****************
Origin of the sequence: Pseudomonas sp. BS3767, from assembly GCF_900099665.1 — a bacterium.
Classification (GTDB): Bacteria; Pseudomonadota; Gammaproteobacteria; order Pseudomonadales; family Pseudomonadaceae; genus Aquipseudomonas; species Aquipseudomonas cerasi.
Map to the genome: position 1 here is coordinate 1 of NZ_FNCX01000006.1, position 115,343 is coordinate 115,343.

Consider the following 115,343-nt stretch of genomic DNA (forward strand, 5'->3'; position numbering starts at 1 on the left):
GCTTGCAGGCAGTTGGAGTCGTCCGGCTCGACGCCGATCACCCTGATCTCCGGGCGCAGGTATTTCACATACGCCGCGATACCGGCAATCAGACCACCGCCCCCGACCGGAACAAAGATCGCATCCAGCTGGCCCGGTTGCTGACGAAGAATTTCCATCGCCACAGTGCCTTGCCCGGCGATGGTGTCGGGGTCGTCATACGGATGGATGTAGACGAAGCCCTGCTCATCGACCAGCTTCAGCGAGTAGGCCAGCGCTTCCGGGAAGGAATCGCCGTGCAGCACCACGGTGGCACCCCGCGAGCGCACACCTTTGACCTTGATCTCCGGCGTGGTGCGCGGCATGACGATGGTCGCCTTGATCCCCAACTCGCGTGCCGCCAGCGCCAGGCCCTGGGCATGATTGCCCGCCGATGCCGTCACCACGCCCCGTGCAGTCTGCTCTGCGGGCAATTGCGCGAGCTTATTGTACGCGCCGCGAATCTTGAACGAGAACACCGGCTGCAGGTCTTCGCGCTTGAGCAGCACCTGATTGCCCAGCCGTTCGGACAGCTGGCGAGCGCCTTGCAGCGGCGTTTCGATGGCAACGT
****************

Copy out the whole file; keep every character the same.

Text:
Origin of the sequence: Pseudomonas sp. BS3767, from assembly GCF_900099665.1 — a bacterium.
Classification (GTDB): Bacteria; Pseudomonadota; Gammaproteobacteria; order Pseudomonadales; family Pseudomonadaceae; genus Aquipseudomonas; species Aquipseudomonas cerasi.
Map to the genome: position 1 here is coordinate 1 of NZ_FNCX01000006.1, position 115,343 is coordinate 115,343.

Consider the following 115,343-nt stretch of genomic DNA (forward strand, 5'->3'; position numbering starts at 1 on the left):
GCTTGCAGGCAGTTGGAGTCGTCCGGCTCGACGCCGATCACCCTGATCTCCGGGCGCAGGTATTTCACATACGCCGCGATACCGGCAATCAGACCACCGCCCCCGACCGGAACAAAGATCGCATCCAGCTGGCCCGGTTGCTGACGAAGAATTTCCATCGCCACAGTGCCTTGCCCGGCGATGGTGTCGGGGTCGTCATACGGATGGATGTAGACGAAGCCCTGCTCATCGACCAGCTTCAGCGAGTAGGCCAGCGCTTCCGGGAAGGAATCGCCGTGCAGCACCACGGTGGCACCCCGCGAGCGCACACCTTTGACCTTGATCTCCGGCGTGGTGCGCGGCATGACGATGGTCGCCTTGATCCCCAACTCGCGTGCCGCCAGCGCCAGGCCCTGGGCATGATTGCCCGCCGATGCCGTCACCACGCCCCGTGCAGTCTGCTCTGCGGGCAATTGCGCGAGCTTATTGTACGCGCCGCGAATCTTGAACGAGAACACCGGCTGCAGGTCTTCGCGCTTGAGCAGCACCTGATTGCCCAGCCGTTCGGACAGCTGGCGAGCGCCTTGCAGCGGCGTTTCGATGGCAACGT